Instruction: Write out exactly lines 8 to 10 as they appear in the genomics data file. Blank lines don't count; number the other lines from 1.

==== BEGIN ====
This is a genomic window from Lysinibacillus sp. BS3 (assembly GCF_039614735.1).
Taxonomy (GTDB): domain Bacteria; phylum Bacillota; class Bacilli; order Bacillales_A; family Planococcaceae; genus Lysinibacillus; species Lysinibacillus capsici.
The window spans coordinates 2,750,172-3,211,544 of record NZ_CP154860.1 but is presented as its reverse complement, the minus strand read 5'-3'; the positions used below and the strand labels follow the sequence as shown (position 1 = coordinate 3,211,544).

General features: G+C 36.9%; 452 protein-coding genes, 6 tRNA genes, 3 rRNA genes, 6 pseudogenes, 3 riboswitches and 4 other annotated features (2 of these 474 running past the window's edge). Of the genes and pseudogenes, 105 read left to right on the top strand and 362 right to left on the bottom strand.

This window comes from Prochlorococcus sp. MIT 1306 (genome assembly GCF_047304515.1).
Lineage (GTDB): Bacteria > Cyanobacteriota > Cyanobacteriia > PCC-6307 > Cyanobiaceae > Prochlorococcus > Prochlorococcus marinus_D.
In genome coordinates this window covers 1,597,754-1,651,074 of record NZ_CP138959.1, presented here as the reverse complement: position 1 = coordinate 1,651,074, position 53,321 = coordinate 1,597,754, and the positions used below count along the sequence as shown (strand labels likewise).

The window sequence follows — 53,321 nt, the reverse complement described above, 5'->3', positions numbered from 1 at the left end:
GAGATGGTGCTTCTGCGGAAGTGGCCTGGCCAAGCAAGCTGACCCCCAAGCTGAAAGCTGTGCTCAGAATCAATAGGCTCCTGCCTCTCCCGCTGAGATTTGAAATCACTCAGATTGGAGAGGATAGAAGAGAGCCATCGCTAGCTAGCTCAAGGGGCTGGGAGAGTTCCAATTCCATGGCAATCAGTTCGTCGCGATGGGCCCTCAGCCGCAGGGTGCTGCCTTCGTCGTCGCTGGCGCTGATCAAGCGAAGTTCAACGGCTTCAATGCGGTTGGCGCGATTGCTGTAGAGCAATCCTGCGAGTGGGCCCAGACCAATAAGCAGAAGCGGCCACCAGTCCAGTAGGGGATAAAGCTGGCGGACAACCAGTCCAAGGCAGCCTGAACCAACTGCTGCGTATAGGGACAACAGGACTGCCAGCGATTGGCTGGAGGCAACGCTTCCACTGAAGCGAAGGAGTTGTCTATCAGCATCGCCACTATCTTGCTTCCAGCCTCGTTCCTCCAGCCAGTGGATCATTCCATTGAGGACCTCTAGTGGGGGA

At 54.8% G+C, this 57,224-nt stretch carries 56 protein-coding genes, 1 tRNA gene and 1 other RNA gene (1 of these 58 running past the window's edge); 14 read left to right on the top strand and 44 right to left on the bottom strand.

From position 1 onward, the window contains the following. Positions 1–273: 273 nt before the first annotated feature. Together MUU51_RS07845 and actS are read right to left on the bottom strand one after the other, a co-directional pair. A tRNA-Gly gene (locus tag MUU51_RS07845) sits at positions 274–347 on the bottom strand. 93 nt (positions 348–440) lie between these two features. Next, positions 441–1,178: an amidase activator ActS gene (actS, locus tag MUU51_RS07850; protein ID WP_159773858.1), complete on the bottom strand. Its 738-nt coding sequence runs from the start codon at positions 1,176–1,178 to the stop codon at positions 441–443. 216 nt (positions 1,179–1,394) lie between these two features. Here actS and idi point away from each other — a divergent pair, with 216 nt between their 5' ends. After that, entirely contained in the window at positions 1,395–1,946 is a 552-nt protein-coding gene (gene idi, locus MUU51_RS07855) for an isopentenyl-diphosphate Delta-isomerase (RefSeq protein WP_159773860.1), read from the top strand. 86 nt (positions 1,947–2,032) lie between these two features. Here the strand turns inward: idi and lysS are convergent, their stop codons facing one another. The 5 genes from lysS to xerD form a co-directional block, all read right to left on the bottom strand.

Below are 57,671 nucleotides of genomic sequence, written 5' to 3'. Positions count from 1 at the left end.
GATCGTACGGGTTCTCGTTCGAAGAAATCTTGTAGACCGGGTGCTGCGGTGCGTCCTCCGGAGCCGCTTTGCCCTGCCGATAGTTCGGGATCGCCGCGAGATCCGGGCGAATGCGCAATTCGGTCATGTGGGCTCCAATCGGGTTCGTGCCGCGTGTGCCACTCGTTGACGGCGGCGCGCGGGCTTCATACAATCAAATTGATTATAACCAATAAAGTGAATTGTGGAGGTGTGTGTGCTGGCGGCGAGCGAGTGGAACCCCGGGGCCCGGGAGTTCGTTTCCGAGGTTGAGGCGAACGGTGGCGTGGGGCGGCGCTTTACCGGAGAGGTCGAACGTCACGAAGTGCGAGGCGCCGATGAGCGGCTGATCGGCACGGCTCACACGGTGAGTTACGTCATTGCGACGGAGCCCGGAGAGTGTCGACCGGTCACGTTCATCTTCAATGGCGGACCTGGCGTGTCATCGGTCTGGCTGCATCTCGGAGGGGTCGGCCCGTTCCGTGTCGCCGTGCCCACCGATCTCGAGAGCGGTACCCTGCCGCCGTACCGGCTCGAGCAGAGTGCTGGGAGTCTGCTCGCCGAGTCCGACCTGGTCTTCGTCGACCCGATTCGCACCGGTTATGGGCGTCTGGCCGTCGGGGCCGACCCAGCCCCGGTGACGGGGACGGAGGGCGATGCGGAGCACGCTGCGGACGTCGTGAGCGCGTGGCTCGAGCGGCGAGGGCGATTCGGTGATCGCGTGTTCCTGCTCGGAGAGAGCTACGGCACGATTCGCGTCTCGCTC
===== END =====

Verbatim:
The window sequence follows — 53,321 nt, the reverse complement described above, 5'->3', positions numbered from 1 at the left end:
GAGATGGTGCTTCTGCGGAAGTGGCCTGGCCAAGCAAGCTGACCCCCAAGCTGAAAGCTGTGCTCAGAATCAATAGGCTCCTGCCTCTCCCGCTGAGATTTGAAATCACTCAGATTGGAGAGGATAGAAGAGAGCCATCGCTAGCTAGCTCAAGGGGCTGGGAGAGTTCCAATTCCATGGCAATCAGTTCGTCGCGATGGGCCCTCAGCCGCAGGGTGCTGCCTTCGTCGTCGCTGGCGCTGATCAAGCGAAGTTCAACGGCTTCAATGCGGTTGGCGCGATTGCTGTAGAGCAATCCTGCGAGTGGGCCCAGACCAATAAGCAGAAGCGGCCACCAGTCCAGTAGGGGATAAAGCTGGCGGACAACCAGTCCAAGGCAGCCTGAACCAACTGCTGCGTATAGGGACAACAGGACTGCCAGCGATTGGCTGGAGGCAACGCTTCCACTGAAGCGAAGGAGTTGTCTATCAGCATCGCCACTATCTTGCTTCCAGCCTCGTTCCTCCAGCCAGTGGATCATTCCATTGAGGACCTCTAGTGGGGGA

At 54.8% G+C, this 57,224-nt stretch carries 56 protein-coding genes, 1 tRNA gene and 1 other RNA gene (1 of these 58 running past the window's edge); 14 read left to right on the top strand and 44 right to left on the bottom strand.